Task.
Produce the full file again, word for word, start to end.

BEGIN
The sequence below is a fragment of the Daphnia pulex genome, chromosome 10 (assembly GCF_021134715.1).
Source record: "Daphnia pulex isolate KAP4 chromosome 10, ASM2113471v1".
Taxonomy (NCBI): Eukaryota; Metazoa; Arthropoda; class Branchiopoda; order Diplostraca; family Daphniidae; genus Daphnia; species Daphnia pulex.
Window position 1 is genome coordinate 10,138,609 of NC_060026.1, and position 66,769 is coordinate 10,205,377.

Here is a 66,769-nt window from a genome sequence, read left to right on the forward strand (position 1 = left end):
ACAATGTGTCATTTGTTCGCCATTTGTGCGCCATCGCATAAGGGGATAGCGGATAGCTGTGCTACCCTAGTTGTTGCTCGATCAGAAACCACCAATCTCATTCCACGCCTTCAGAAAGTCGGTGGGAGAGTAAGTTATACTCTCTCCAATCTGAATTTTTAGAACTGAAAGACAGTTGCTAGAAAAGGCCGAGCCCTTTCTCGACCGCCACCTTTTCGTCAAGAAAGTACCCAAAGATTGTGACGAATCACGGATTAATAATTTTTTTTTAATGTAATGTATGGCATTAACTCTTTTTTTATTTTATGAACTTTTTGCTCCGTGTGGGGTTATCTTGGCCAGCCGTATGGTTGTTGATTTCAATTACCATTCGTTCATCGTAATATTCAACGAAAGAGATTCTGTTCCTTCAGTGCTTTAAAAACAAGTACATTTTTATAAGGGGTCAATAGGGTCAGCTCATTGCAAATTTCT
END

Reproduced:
The sequence below is a fragment of the Daphnia pulex genome, chromosome 10 (assembly GCF_021134715.1).
Source record: "Daphnia pulex isolate KAP4 chromosome 10, ASM2113471v1".
Taxonomy (NCBI): Eukaryota; Metazoa; Arthropoda; class Branchiopoda; order Diplostraca; family Daphniidae; genus Daphnia; species Daphnia pulex.
Window position 1 is genome coordinate 10,138,609 of NC_060026.1, and position 66,769 is coordinate 10,205,377.

Here is a 66,769-nt window from a genome sequence, read left to right on the forward strand (position 1 = left end):
ACAATGTGTCATTTGTTCGCCATTTGTGCGCCATCGCATAAGGGGATAGCGGATAGCTGTGCTACCCTAGTTGTTGCTCGATCAGAAACCACCAATCTCATTCCACGCCTTCAGAAAGTCGGTGGGAGAGTAAGTTATACTCTCTCCAATCTGAATTTTTAGAACTGAAAGACAGTTGCTAGAAAAGGCCGAGCCCTTTCTCGACCGCCACCTTTTCGTCAAGAAAGTACCCAAAGATTGTGACGAATCACGGATTAATAATTTTTTTTTAATGTAATGTATGGCATTAACTCTTTTTTTATTTTATGAACTTTTTGCTCCGTGTGGGGTTATCTTGGCCAGCCGTATGGTTGTTGATTTCAATTACCATTCGTTCATCGTAATATTCAACGAAAGAGATTCTGTTCCTTCAGTGCTTTAAAAACAAGTACATTTTTATAAGGGGTCAATAGGGTCAGCTCATTGCAAATTTCT